There are private-market asset classes like regenerative agriculture, sustainable forestry, and carbon sequestration through improving the health of land (where the returns are predominantly from the sale of carbon credits). Regenerative agriculture is to biodiversity loss what renewable energy is to the climate crisis. It aims to improve soil health, which should allow it to store more carbon dioxide and reduce the ever-expanding reliance on fertilisers. It includes various techniques. For example, drilling seeds into the soil, rather than ploughing it, minimises the disturbance of the soil, allowing it to retain nutrients which means less fertiliser is required. Another method is to plant “cover crops” after the main harvests, which can reduce the loss of soil nutrients or naturally control crop pests.
On the more liquid side, there are listed biodiversity equity funds – generally actively-managed, low-turnover funds with an unconstrained global allocation to 35-80 names. They are often biased to small/mid-caps and the materials and industrials sectors. Companies in the portfolios will do a range of things from water treatment to producing equipment that applies fertiliser/pesticides to plants with precision. Corporate bond funds focused on biodiversity loss are not yet on the horizon, but some broader sustainability bond funds can take account of it.
The investment thesis for the listed equity funds we researched relies on the array of nature related laws, regulations, consumer/public demand, the TNFD reporting framework (see Tom Fieldsend’s blog on TNFD) and other initiatives providing a strong tailwind for companies addressing the issue through their products or their operations.
The main positive impact from a listed equity investment relies on strong and effective stewardship to encourage corporates to reduce their impact on nature.
The main positive impact from a listed equity investment relies on strong and effective stewardship to encourage corporates to reduce their impact on nature. We were impressed by the fund managers’ strong links with reputable environmental non-governmental organizations, who provided research and advice, access to data, oversight and were willing to assist in stewardship exercises.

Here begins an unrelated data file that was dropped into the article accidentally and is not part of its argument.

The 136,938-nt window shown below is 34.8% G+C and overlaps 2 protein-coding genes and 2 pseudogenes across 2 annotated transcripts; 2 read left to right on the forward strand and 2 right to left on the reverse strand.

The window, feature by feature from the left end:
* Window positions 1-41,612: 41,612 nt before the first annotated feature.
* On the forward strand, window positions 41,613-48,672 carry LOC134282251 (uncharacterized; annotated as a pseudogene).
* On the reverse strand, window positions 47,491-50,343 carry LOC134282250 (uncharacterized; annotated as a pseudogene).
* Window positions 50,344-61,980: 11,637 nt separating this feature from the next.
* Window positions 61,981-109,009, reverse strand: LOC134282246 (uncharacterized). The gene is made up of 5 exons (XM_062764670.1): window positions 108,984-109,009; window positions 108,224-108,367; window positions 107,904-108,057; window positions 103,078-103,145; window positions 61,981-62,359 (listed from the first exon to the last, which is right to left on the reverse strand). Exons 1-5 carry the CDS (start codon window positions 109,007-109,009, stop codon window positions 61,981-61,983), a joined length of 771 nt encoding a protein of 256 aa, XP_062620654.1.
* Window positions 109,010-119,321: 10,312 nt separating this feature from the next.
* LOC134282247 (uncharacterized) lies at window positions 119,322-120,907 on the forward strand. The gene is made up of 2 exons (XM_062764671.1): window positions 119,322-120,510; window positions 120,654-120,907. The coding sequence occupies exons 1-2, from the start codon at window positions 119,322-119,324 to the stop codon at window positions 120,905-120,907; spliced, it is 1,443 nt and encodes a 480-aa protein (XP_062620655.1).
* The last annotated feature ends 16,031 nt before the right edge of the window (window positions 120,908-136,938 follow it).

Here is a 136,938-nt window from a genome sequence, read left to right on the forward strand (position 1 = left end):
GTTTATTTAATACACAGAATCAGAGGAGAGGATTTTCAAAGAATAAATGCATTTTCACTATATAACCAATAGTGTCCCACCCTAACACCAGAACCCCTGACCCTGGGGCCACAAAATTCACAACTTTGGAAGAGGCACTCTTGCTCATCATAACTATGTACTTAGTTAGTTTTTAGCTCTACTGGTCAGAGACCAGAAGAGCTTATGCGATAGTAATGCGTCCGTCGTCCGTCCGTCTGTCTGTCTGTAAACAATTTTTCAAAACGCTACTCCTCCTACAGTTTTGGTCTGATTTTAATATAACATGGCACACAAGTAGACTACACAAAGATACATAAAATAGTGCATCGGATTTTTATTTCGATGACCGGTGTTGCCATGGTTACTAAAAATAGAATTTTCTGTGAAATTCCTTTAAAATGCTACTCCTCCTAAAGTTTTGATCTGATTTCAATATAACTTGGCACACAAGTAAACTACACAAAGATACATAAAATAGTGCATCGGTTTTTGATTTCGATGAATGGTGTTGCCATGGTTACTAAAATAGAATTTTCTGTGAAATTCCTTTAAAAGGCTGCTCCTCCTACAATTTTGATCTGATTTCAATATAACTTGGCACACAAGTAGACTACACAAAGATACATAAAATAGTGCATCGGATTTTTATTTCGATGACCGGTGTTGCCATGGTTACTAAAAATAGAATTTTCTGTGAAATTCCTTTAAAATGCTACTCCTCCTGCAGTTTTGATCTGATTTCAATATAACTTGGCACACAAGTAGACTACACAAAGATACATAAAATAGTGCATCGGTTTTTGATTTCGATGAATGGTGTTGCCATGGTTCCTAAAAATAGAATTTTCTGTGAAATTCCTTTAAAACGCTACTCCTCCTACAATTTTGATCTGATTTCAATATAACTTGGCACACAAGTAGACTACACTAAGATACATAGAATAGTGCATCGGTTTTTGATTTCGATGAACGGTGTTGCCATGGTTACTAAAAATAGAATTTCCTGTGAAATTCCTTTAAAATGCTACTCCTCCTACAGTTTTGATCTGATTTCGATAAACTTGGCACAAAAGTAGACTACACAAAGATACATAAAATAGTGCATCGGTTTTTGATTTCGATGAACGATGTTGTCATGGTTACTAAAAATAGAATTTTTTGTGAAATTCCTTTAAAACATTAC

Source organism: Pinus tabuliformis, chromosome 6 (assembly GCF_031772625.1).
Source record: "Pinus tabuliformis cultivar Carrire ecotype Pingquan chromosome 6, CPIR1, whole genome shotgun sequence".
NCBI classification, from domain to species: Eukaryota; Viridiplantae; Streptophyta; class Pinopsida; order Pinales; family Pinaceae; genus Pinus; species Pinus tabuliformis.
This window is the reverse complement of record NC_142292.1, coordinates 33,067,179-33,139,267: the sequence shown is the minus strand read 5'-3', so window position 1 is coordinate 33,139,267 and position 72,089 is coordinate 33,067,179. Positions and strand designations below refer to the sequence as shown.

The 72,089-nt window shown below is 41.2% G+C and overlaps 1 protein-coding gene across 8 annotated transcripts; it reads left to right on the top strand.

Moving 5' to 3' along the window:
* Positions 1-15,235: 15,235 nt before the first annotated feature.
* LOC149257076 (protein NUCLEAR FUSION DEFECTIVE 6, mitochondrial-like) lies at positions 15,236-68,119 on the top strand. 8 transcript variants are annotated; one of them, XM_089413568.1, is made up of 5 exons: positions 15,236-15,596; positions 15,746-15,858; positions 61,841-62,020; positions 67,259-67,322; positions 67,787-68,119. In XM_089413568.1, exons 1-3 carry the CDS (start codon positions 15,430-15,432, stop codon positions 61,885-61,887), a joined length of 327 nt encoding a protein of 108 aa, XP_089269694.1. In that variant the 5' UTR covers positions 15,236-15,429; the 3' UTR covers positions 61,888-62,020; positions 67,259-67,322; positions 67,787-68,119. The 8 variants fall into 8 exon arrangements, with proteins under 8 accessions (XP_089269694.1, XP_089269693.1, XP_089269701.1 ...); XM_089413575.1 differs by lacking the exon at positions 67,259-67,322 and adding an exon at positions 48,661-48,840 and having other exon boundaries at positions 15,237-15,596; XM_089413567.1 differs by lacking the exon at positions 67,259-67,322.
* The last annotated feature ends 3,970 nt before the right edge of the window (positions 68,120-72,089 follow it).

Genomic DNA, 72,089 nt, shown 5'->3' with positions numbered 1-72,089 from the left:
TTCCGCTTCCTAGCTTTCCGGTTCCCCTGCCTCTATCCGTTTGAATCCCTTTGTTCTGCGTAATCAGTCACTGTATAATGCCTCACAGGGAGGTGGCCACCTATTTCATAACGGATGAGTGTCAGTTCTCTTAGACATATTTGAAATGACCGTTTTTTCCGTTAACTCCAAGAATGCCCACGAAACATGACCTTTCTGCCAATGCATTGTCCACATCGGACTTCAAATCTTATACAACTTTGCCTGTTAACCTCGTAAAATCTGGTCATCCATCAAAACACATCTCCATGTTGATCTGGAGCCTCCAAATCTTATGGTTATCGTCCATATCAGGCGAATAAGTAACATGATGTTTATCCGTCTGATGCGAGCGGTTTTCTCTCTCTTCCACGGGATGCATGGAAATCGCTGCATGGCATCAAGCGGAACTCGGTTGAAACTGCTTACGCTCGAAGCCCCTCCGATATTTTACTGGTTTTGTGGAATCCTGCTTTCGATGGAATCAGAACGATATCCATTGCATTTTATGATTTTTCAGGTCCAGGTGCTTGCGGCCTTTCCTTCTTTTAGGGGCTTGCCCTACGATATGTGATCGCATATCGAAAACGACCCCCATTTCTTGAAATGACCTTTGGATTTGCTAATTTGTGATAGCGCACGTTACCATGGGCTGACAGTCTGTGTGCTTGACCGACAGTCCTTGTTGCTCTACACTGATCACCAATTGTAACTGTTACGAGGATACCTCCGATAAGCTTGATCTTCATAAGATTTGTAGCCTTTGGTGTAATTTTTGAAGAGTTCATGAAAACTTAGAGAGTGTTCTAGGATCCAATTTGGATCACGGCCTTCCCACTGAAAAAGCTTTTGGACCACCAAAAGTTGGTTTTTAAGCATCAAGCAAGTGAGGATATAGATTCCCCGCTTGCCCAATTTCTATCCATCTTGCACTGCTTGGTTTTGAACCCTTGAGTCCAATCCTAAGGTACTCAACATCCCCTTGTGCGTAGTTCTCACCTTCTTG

Some of the equity funds invested solely in companies providing biodiversity solutions in the form of products/services, whereas others invested in a mix of these solutions providers and companies transitioning their operations to have a lower negative impact on biodiversity. I believe companies providing solutions are likely to have the greater positive impact, and engagement can encourage these companies to make these business lines more prominent within a firm, but there is also a need for other companies to transition too, and fund managers that include those open up a wider investment universe.
The twin crises of climate change and biodiversity loss both require investment in nature solutions. These can potentially be accessed together through a single fund that covers multiple aspects of sustainability – both environmental and social. Biodiversity solutions make up a small proportion of those funds though. I believe the complexities of nature are best approached with specialist knowledge. For those investors with the ability to allocate to more than one fund, I believe it is optimal to use a specialist biodiversity fund in combination with either a climate solutions fund or a broader sustainability fund. And the sector concentrations within climate solutions funds are likely to be complementary to the sectors that biodiversity funds focus on.
So, we’ve got the tools to help address the climate and biodiversity crises. They just need your capital! Simple!
Any investor that wants to protect their portfolio from the worst impacts of climate change needs to fund the solutions required to reach net zero. Nature is a proven ally in that respect, and there is a strong tailwind behind investing in nature-based solutions. We are ready and able to help explore these options - speak to us about the options available.